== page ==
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Doctor of Philosophy (PhD)
Molecular and Cellular Biology
Year Degree Awarded
Month Degree Awarded
Scott C Garman
Biochemistry | Structural Biology
Acid α-glucosidase (GAA) is required for the degradation of lysosomal glycogen. Pompe disease is an autosomal recessive disorder caused by reduced GAA activity, resulting in the accumulation of glycogen within lysosomes. The most severe form of the disease is characterized by a progressive deterioration of cardiac and skeletal muscle leading to death before two years of age. An intense interest from both the academic and pharmaceutical communities led us to determine the crystal structure of GAA. The structure provides insight into Pompe disease by examining how over 200 disease-associated point mutations perturb GAA function. To aid in the development of therapeutic approaches for Pompe disease, the structural basis for ligand binding and the catalytic mechanism were studied. The work identified a second ligand binding site distant from the active site leading to a new model of the GAA:glycogen complex. This second ligand binding site maybe useful for developing pharmacological chaperones that do not inhibit the active site. Additionally, the structures identify key interactions between GAA and NB-DNJ, a pharmacological chaperone currently in clinical trials, and identifies modifications that maybe useful for improving active site directed pharmacological chaperones for Pompe disease.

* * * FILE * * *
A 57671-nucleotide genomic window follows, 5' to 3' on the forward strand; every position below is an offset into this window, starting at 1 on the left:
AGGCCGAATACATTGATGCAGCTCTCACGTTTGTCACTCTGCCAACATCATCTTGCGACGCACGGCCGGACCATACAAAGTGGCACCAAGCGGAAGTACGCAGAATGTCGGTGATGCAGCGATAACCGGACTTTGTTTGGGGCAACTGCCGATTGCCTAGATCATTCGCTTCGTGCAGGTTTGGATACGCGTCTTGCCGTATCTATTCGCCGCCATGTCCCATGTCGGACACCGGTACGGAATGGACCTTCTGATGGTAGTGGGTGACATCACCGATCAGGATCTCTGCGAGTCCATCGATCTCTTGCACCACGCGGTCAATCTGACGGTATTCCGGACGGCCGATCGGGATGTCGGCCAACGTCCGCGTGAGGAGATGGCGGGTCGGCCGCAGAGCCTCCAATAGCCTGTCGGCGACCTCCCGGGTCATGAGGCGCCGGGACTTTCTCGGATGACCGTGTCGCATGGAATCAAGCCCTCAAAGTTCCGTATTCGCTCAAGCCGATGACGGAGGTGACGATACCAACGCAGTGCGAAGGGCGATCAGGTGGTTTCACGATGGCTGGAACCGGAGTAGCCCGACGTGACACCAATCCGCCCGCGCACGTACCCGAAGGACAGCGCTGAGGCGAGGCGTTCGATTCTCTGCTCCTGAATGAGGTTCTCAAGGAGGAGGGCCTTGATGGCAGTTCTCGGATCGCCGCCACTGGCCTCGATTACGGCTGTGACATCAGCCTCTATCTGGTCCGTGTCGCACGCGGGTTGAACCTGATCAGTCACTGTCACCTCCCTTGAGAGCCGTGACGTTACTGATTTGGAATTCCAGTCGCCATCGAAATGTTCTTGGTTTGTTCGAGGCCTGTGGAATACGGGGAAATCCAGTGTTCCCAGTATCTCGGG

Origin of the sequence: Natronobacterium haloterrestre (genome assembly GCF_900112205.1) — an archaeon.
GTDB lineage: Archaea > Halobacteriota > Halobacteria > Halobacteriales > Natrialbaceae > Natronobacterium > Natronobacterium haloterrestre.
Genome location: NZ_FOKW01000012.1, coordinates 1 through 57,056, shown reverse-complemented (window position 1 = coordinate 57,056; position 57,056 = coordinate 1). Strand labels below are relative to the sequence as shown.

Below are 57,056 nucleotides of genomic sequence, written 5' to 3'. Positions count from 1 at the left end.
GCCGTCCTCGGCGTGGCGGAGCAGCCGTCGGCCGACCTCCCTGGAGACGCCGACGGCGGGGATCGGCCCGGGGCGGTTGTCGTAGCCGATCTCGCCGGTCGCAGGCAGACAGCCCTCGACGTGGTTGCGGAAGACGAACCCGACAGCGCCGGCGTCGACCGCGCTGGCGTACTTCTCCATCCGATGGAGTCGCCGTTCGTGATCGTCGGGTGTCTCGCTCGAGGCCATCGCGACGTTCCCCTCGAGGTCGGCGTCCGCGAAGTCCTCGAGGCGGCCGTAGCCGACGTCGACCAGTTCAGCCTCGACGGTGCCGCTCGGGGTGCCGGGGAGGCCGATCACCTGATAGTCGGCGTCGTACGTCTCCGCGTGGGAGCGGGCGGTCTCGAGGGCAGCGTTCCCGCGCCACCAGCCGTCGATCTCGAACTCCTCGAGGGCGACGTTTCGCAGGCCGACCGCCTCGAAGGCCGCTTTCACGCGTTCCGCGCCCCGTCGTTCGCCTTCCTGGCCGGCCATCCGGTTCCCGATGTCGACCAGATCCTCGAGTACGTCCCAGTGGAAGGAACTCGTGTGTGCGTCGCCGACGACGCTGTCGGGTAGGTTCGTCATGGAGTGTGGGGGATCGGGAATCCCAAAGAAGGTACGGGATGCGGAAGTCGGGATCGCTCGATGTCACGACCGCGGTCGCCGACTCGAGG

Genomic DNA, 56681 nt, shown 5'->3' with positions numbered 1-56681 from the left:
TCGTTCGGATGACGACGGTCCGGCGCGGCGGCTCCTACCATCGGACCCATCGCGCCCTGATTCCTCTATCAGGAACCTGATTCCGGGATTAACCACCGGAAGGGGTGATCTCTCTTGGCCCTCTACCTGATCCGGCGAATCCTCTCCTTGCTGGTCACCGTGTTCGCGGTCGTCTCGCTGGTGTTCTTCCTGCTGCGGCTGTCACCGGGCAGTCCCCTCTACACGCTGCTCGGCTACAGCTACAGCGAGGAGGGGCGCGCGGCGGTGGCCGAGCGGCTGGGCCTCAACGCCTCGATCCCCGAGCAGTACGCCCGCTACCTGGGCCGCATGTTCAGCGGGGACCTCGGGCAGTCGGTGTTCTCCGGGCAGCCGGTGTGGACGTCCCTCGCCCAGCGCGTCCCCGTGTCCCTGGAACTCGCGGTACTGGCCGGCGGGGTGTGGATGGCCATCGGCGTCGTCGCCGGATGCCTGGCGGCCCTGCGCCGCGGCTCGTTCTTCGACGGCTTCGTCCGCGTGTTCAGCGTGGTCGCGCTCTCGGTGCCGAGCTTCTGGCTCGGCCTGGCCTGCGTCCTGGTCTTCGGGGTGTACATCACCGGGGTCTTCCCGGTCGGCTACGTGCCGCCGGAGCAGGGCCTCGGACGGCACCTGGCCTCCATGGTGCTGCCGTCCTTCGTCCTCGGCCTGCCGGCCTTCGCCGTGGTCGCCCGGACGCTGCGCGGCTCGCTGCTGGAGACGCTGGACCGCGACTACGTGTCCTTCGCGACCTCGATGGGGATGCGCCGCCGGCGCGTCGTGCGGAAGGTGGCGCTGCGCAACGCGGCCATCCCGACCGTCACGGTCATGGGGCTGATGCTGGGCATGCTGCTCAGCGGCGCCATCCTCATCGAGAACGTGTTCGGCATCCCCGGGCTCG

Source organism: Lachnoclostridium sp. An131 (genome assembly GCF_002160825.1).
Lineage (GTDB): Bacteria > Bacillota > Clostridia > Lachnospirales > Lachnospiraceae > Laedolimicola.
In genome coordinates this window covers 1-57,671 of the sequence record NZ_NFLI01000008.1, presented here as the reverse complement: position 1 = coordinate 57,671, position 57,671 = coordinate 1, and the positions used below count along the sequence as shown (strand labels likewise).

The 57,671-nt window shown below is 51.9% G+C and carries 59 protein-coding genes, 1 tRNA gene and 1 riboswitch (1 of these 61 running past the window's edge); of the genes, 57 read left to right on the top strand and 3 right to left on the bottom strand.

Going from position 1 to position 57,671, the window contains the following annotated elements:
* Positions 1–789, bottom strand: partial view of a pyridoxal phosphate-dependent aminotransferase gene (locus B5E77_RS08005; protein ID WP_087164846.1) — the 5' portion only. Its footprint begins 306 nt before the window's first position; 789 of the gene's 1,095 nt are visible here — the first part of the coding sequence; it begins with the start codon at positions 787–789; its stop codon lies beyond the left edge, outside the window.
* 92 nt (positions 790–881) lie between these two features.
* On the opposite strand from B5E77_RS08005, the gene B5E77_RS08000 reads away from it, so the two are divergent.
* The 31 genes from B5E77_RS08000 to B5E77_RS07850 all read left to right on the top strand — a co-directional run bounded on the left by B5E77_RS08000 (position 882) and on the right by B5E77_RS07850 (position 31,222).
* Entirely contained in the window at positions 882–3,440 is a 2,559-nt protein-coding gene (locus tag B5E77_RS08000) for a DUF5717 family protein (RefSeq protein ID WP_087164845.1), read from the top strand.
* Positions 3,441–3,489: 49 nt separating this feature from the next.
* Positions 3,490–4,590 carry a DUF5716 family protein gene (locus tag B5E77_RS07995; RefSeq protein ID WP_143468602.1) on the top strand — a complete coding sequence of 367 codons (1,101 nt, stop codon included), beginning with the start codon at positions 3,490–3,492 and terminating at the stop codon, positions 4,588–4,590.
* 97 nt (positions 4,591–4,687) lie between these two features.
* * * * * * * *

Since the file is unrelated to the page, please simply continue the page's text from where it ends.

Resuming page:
Deming, Derrick, "Structural studies of acid alpha glucosidase and Pompe disease" (2018). Doctoral Dissertations. 1430.